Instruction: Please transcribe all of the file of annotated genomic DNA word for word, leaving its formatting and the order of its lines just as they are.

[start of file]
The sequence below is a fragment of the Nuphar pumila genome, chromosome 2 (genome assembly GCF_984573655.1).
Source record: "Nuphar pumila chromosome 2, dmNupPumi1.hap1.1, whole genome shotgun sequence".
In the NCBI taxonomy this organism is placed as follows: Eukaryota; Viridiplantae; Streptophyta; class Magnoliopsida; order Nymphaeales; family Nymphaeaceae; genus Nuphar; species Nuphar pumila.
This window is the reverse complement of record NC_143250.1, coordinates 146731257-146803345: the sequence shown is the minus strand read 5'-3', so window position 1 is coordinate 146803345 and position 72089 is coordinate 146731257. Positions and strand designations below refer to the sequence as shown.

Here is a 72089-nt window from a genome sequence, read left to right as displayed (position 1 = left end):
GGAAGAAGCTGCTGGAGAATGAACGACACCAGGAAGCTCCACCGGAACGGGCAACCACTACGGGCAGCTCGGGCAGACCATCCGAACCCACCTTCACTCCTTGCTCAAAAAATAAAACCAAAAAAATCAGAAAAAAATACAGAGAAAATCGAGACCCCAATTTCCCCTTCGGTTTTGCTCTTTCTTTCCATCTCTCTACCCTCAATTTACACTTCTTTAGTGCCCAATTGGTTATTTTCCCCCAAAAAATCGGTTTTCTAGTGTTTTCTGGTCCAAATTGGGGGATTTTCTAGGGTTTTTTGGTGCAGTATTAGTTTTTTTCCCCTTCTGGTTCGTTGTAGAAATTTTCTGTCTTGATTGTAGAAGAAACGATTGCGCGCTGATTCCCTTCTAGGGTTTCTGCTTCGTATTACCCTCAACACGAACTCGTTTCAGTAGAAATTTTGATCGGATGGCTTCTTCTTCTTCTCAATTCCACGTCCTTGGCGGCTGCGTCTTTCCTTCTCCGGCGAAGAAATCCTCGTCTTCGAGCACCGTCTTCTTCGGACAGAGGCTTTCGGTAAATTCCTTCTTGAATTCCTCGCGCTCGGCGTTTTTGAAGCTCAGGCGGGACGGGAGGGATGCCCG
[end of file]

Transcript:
The sequence below is a fragment of the Nuphar pumila genome, chromosome 2 (genome assembly GCF_984573655.1).
Source record: "Nuphar pumila chromosome 2, dmNupPumi1.hap1.1, whole genome shotgun sequence".
In the NCBI taxonomy this organism is placed as follows: Eukaryota; Viridiplantae; Streptophyta; class Magnoliopsida; order Nymphaeales; family Nymphaeaceae; genus Nuphar; species Nuphar pumila.
This window is the reverse complement of record NC_143250.1, coordinates 146731257-146803345: the sequence shown is the minus strand read 5'-3', so window position 1 is coordinate 146803345 and position 72089 is coordinate 146731257. Positions and strand designations below refer to the sequence as shown.

Here is a 72089-nt window from a genome sequence, read left to right as displayed (position 1 = left end):
GGAAGAAGCTGCTGGAGAATGAACGACACCAGGAAGCTCCACCGGAACGGGCAACCACTACGGGCAGCTCGGGCAGACCATCCGAACCCACCTTCACTCCTTGCTCAAAAAATAAAACCAAAAAAATCAGAAAAAAATACAGAGAAAATCGAGACCCCAATTTCCCCTTCGGTTTTGCTCTTTCTTTCCATCTCTCTACCCTCAATTTACACTTCTTTAGTGCCCAATTGGTTATTTTCCCCCAAAAAATCGGTTTTCTAGTGTTTTCTGGTCCAAATTGGGGGATTTTCTAGGGTTTTTTGGTGCAGTATTAGTTTTTTTCCCCTTCTGGTTCGTTGTAGAAATTTTCTGTCTTGATTGTAGAAGAAACGATTGCGCGCTGATTCCCTTCTAGGGTTTCTGCTTCGTATTACCCTCAACACGAACTCGTTTCAGTAGAAATTTTGATCGGATGGCTTCTTCTTCTTCTCAATTCCACGTCCTTGGCGGCTGCGTCTTTCCTTCTCCGGCGAAGAAATCCTCGTCTTCGAGCACCGTCTTCTTCGGACAGAGGCTTTCGGTAAATTCCTTCTTGAATTCCTCGCGCTCGGCGTTTTTGAAGCTCAGGCGGGACGGGAGGGATGCCCG